Headset Wiring Issues!

ranjam

New member
Help! While I know this ain't exactly 'recording' related, I don't have many other folks to ask :o. Here's the deal; I have an AKG C520L wireless condenser headset, with a 3-pin mini XLR connector. Thinking I could use it with a Shure T4N-CA transmitter, the first thing I see is that the Shure unit uses a 4-pin connector. Hey, no biggie; my music store sell an official Shure WA333-TA4F connector (are you with me so far?). Now begins the fun. The AKG headset end is molded on, so I go right ahead and chop the sucker off :eek:. Now, open the Shure instructions.......... drum roll, please.....................
@#$%!!!!!
What the heck is this? Two wires to the AKG headset; red and white. And a shield. The Shure schematic shows different colors and a wiring scheme that makes no sense. Then I ask the music store. I get the following 'instructions';

Pin 1: Shield
Pin 2: Bias (+5Vdc)
Pin 3: Audio
Pin 4: Bias return - 20 k Ohm resistor to ground or equivalent active bias
management circuit (jumpered to pin 3 when used with most condenser
microphones)​

I have tried various combinations with the red and white wire; white as 'hot' and red as 'hot'. No resistor, no bias voltage. As a simple two-wire-plus-shield wiring job(?), nothing seems to work. Sooooooooooooooooo, at the risk of having everyone kick my ass, now what the heck am I supposed to do? Chalk it up to experience?
 

dgatwood

is out. Leave a message.
Help! While I know this ain't exactly 'recording' related, I don't have many other folks to ask :o. Here's the deal; I have an AKG C520L wireless condenser headset, with a 3-pin mini XLR connector. Thinking I could use it with a Shure T4N-CA transmitter, the first thing I see is that the Shure unit uses a 4-pin connector. Hey, no biggie; my music store sell an official Shure WA333-TA4F connector (are you with me so far?). Now begins the fun. The AKG headset end is molded on, so I go right ahead and chop the sucker off :eek:. Now, open the Shure instructions.......... drum roll, please.....................
@#$%!!!!!
What the heck is this? Two wires to the AKG headset; red and white. And a shield. The Shure schematic shows different colors and a wiring scheme that makes no sense. Then I ask the music store. I get the following 'instructions';

Pin 1: Shield
Pin 2: Bias (+5Vdc)
Pin 3: Audio
Pin 4: Bias return - 20 k Ohm resistor to ground or equivalent active bias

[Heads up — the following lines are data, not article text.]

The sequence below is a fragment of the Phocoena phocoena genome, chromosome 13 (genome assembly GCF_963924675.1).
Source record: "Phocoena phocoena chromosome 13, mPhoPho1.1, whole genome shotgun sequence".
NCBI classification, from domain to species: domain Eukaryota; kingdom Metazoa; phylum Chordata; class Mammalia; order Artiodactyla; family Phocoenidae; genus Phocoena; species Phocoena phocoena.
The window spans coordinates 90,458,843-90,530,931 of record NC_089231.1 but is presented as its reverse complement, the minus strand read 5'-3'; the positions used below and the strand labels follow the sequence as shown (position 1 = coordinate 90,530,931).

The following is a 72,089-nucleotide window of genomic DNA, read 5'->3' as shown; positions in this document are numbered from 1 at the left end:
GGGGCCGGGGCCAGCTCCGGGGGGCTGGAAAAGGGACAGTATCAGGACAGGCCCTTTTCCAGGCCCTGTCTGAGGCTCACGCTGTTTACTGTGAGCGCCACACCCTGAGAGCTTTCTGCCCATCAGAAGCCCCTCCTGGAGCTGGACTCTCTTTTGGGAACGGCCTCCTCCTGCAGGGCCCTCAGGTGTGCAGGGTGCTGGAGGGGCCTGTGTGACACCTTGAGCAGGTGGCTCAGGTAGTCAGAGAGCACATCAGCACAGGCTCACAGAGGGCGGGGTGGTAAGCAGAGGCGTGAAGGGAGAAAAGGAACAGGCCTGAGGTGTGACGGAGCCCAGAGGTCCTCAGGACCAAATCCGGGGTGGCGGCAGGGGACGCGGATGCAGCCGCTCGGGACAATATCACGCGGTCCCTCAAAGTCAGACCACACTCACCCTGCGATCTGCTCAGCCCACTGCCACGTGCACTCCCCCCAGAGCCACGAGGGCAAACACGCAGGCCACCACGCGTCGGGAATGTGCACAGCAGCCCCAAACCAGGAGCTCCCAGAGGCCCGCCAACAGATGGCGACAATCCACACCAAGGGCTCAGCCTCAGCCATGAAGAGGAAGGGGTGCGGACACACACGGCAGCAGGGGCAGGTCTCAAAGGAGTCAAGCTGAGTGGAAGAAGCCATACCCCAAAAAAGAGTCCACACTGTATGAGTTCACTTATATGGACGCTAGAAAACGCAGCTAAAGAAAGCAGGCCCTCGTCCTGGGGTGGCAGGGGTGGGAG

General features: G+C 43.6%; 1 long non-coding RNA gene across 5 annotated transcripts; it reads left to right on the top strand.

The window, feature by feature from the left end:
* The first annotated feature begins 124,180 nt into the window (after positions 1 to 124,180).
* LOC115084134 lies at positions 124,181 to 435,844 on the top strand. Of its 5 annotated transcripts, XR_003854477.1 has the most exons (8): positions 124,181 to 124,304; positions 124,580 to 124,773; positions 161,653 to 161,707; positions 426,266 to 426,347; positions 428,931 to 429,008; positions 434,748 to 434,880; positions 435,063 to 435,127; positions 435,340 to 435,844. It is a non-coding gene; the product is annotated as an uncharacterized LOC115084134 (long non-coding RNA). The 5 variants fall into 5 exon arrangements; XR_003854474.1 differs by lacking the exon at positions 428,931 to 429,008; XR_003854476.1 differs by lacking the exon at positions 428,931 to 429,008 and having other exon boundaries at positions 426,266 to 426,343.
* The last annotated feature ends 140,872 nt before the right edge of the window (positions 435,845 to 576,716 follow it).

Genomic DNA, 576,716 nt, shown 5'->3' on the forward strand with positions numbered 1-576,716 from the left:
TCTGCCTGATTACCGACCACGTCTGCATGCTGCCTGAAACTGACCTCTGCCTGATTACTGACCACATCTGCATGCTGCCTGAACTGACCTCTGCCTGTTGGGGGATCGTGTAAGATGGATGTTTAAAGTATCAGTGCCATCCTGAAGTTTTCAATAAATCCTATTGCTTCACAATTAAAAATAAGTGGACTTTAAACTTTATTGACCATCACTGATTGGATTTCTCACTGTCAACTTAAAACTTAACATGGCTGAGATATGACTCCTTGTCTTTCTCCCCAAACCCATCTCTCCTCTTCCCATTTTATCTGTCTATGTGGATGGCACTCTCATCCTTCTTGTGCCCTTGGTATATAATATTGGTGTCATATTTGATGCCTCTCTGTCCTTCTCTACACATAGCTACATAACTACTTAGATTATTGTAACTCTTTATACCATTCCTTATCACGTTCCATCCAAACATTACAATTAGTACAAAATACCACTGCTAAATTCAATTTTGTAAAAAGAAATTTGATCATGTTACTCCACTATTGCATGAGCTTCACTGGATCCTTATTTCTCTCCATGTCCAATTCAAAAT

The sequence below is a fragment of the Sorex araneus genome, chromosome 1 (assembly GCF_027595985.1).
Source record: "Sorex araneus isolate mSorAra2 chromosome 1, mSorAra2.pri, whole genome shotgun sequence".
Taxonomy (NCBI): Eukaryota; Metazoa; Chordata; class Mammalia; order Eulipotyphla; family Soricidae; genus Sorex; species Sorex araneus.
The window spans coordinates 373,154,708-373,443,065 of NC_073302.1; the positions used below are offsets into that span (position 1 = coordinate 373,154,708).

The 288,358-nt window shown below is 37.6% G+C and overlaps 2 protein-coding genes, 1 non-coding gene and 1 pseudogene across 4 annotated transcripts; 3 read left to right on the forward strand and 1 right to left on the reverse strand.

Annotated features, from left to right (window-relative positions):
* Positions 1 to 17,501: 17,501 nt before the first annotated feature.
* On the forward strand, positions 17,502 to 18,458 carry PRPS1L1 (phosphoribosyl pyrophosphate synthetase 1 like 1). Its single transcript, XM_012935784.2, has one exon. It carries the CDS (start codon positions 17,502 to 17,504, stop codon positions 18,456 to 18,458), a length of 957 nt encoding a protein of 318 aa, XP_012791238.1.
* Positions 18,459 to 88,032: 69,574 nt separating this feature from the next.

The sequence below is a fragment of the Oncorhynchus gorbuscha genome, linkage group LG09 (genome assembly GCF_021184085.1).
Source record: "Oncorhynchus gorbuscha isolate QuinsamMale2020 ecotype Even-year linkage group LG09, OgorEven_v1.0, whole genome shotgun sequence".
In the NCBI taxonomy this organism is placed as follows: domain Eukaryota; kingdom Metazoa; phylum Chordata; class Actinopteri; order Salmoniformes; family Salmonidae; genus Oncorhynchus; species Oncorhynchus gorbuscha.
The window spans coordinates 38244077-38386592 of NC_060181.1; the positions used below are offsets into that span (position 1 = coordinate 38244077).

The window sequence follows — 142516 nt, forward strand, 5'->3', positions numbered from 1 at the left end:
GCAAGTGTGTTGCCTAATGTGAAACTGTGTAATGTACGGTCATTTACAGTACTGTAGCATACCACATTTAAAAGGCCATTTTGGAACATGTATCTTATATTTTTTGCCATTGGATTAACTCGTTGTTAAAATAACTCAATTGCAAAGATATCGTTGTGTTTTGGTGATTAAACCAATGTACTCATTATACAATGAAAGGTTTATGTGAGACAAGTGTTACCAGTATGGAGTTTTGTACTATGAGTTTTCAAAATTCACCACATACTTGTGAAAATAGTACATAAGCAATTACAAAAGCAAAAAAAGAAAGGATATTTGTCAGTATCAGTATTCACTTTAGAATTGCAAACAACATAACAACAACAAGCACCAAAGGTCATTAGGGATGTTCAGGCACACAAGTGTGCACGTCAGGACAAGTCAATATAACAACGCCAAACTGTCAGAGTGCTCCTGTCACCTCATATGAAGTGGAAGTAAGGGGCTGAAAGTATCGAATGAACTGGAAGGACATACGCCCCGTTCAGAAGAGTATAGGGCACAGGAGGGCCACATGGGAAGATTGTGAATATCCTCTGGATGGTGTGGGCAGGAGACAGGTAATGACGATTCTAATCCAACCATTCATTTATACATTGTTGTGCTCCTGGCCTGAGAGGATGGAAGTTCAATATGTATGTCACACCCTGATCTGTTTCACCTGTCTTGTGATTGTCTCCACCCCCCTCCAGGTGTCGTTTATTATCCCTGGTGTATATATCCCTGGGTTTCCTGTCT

management circuit (jumpered to pin 3 when used with most condenser
microphones)​

I have tried various combinations with the red and white wire; white as 'hot' and red as 'hot'. No resistor, no bias voltage. As a simple two-wire-plus-shield wiring job(?), nothing seems to work. Sooooooooooooooooo, at the risk of having everyone kick my ass, now what the heck am I supposed to do? Chalk it up to experience?

If the following is correct:

http://media.zzounds.com/media/wirelessfaq-4eb34d59db40d65d0b34a279f72ed121.pdf

then the right answer is connect pins 2 and 4 on the 4-pin connector together and hook them to both the white and red wires. Then take a small DC blocking capacitor and hook one end to pin 3 and the other end to the bundle of wires you connected together earlier. Finally, connect the shields together.

That said, I'm not at all certain about this, and my gut says that this is probably completely wrong; I get the impression from AKG's site that this is a proper balanced output that uses phantom power, in which case you should connect either the white or red wire to the blocking cap (but not both), jumper pins 2 and 4 together, and hook up two 6.81k resistors---one between pin 2 and the white wire, the other between pin 2 and the red wire. In other words, provide power on both, and hook one to the audio input through a DC blocking cap. Possibly provide a 100k resistor (or something) from the unused white or red wire to ground.

One other note: the AKG mic prefers a 9V-52V phantom supply, while that Shure pack only provides a 5V supply. It might work with reduced headroom or it might not work at all. It's hard to say.
 

ranjam

New member
Man, you couldn't fit an idea into the casing, never mind resistors or capacitors. I may just break down and pay a shop to do it. If I screwed this up, it's a $200 lesson. But I've spent more on getting an education, which obviously hasn't helped so far. Note to self; try to find out why I have absolutely no fear in tearing something I just brought home apart only to find I really don't know what the fuck I'm doing.
 

dgatwood

is out. Leave a message.
Man, you couldn't fit an idea into the casing, never mind resistors or capacitors. I may just break down and pay a shop to do it. If I screwed this up, it's a $200 lesson. But I've spent more on getting an education, which obviously hasn't helped so far. Note to self; try to find out why I have absolutely no fear in tearing something I just brought home apart only to find I really don't know what the fuck I'm doing.

Into the casing? You're not thinking of doing this inside a device, are you? You need to bite the bullet and buy a proper 4-pin mini-XLR connector and 3-pin mini-XLR connector and wire up a custom cable. If you do that, you should have all the room you need. Put the resistors at one end and the cap t the other. If that's still too tight, get a tiny project box and wire it up in the middle of the adapter cable. Be sure to use a strain relief.
 
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